A researcher works in a lab that is developing testing for the COVID-19 coronavirus at Hackensack Meridian Health Center for Discovery and Innovation. Photo by Kena Betancur | Getty Images
As of Wednesday morning, there are 9 presumptive cases of coronavirus in Arizona, according to the state and county public health officials.
The World Health Organization on Wednesday declared a worldwide pandemic for coronavirus and COVID-19.
What you need to know about coronavirus in Arizona
If you’ve been to an area where there is known coronavirus or if you’ve come in contact with someone who has tested positive for coronavirus, or been to another state where there is known coronavirus, then you should get tested for coronavirus.
Right now, only three Arizona counties have seen cases of COVID-19:
- Maricopa (3)
- Pima (1)
- Pinal (5)
The Arizona Department of Health Services has tested 100 people as of Wednesday morning. Of those, 59 have been ruled healthy, while 32 test results are pending. No one in Arizona has died as a result of coronoavirus.
How you can tell if you might have been impacted
Symptoms of coronavirus resemble that of the flu. So, if you’re experiencing coughing, fever, difficulty breathing, or shortness of breath, you should consider getting checked out. Call your primary care physician or visit an urgent care center or emergency room — but call the health care provider before you go so they can be prepared for your arrival.
How it spreads
- Through the air by coughing or sneezing
- Close personal contact, such as touching or shaking hands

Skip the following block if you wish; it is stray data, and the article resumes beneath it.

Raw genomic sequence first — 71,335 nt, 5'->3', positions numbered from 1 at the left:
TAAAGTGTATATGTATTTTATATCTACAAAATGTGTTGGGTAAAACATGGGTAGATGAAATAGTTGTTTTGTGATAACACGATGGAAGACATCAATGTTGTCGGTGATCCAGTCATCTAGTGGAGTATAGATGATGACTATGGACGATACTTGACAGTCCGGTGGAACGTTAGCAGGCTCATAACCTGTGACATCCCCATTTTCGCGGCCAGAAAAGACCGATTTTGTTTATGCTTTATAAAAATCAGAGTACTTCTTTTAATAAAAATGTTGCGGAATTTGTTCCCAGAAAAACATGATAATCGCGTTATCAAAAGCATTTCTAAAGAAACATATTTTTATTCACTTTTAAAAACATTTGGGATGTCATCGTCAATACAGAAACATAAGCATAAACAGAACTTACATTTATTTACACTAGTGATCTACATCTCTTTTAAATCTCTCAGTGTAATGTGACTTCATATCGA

- Touching an object or surface with the virus on it
How to prevent spreading it
- Cover coughs or sneezes with your elbow. Don’t use your hands.
- Wash hands often with soap and water for at least 20 seconds. Use an alcohol-based hand sanitizer if soap and water are not available.
- Clean surfaces frequently, including counter tops, light switches, cell phones, remotes, and other frequently touched items.
- Contain: if you are sick, stay home until you are feeling better.
Avoid large gatherings
Public health officials are recommending people avoid large gatherings of people. In some states, like Washington, where there has been a severe outbreak, the government is calling for events of more than 250 people to be cancelled. Elsewhere, large-scale events have been cancelled or postponed: The city of Austin, Texas, last week said it was cancelling its annual South by Southwest event, and the annual Coachella music festival in Southern California was delayed until the fall.
In Arizona, CNN and the Democratic National Committee said yesterday that the March 15 Democratic presidential debate in Phoenix would continue, but without an audience or attending media. And U.S. Rep. Tom O’Halleran, D-Sedona, cancelled two town halls scheduled for this month. O’Halleran’s move came after U.S. Rep. Paul Gosar, R-Prescott, placed himself under self-quarantine because he had “extended contact” with a person who has since been diagnosed with COVID-19. He wrote on Twitter Tuesday that he remains symptom-free and expects to end his quarantine Thursday.
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